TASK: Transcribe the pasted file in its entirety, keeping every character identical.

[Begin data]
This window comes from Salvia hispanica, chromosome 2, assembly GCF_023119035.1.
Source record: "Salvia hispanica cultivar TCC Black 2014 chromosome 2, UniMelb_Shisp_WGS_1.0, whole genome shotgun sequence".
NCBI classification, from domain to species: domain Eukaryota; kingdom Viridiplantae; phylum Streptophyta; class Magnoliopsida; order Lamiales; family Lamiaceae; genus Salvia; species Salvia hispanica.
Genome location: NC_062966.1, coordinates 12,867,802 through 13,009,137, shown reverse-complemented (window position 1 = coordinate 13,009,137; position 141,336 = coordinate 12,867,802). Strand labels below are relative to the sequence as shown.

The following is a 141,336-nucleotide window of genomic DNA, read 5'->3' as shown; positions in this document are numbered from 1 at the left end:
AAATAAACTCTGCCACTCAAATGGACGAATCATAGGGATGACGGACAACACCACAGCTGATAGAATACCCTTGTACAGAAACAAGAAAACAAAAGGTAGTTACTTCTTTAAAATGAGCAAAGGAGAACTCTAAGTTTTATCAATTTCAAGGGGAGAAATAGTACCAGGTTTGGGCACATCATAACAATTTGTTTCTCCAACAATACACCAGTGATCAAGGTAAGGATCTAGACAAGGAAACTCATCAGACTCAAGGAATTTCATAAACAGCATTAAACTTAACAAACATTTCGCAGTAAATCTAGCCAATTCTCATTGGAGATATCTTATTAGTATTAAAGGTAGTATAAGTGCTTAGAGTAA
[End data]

This window comes from Salvia hispanica, chromosome 2, assembly GCF_023119035.1.
Source record: "Salvia hispanica cultivar TCC Black 2014 chromosome 2, UniMelb_Shisp_WGS_1.0, whole genome shotgun sequence".
NCBI classification, from domain to species: domain Eukaryota; kingdom Viridiplantae; phylum Streptophyta; class Magnoliopsida; order Lamiales; family Lamiaceae; genus Salvia; species Salvia hispanica.
Genome location: NC_062966.1, coordinates 12,867,802 through 13,009,137, shown reverse-complemented (window position 1 = coordinate 13,009,137; position 141,336 = coordinate 12,867,802). Strand labels below are relative to the sequence as shown.

The following is a 141,336-nucleotide window of genomic DNA, read 5'->3' as shown; positions in this document are numbered from 1 at the left end:
AAATAAACTCTGCCACTCAAATGGACGAATCATAGGGATGACGGACAACACCACAGCTGATAGAATACCCTTGTACAGAAACAAGAAAACAAAAGGTAGTTACTTCTTTAAAATGAGCAAAGGAGAACTCTAAGTTTTATCAATTTCAAGGGGAGAAATAGTACCAGGTTTGGGCACATCATAACAATTTGTTTCTCCAACAATACACCAGTGATCAAGGTAAGGATCTAGACAAGGAAACTCATCAGACTCAAGGAATTTCATAAACAGCATTAAACTTAACAAACATTTCGCAGTAAATCTAGCCAATTCTCATTGGAGATATCTTATTAGTATTAAAGGTAGTATAAGTGCTTAGAGTAA